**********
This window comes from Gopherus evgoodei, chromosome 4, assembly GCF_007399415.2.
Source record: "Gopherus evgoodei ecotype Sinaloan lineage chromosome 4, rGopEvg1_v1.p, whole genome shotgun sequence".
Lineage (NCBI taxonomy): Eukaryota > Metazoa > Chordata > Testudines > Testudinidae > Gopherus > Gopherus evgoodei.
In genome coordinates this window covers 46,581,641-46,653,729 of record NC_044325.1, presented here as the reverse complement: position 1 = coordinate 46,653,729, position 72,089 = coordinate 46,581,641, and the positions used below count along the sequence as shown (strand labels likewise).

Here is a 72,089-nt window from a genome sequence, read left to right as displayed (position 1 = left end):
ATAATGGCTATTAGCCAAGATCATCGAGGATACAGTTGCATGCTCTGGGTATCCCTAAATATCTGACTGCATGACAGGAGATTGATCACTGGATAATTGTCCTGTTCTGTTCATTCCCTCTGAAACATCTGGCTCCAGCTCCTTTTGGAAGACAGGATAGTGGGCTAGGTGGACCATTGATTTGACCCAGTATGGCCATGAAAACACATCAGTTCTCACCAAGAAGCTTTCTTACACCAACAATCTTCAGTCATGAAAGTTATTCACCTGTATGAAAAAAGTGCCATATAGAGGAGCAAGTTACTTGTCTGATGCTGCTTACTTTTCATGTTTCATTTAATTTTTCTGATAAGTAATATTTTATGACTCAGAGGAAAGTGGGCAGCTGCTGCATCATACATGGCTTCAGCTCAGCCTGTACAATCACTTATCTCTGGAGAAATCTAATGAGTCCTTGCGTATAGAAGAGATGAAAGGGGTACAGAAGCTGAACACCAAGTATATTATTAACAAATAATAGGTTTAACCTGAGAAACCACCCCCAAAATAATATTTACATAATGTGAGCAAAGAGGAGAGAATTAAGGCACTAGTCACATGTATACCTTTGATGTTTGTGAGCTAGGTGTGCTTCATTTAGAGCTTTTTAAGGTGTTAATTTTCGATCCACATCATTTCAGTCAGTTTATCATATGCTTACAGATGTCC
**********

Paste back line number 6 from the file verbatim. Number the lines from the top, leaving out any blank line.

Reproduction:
ATAATGGCTATTAGCCAAGATCATCGAGGATACAGTTGCATGCTCTGGGTATCCCTAAATATCTGACTGCATGACAGGAGATTGATCACTGGATAATTGTCCTGTTCTGTTCATTCCCTCTGAAACATCTGGCTCCAGCTCCTTTTGGAAGACAGGATAGTGGGCTAGGTGGACCATTGATTTGACCCAGTATGGCCATGAAAACACATCAGTTCTCACCAAGAAGCTTTCTTACACCAACAATCTTCAGTCATGAAAGTTATTCACCTGTATGAAAAAAGTGCCATATAGAGGAGCAAGTTACTTGTCTGATGCTGCTTACTTTTCATGTTTCATTTAATTTTTCTGATAAGTAATATTTTATGACTCAGAGGAAAGTGGGCAGCTGCTGCATCATACATGGCTTCAGCTCAGCCTGTACAATCACTTATCTCTGGAGAAATCTAATGAGTCCTTGCGTATAGAAGAGATGAAAGGGGTACAGAAGCTGAACACCAAGTATATTATTAACAAATAATAGGTTTAACCTGAGAAACCACCCCCAAAATAATATTTACATAATGTGAGCAAAGAGGAGAGAATTAAGGCACTAGTCACATGTATACCTTTGATGTTTGTGAGCTAGGTGTGCTTCATTTAGAGCTTTTTAAGGTGTTAATTTTCGATCCACATCATTTCAGTCAGTTTATCATATGCTTACAGATGTCC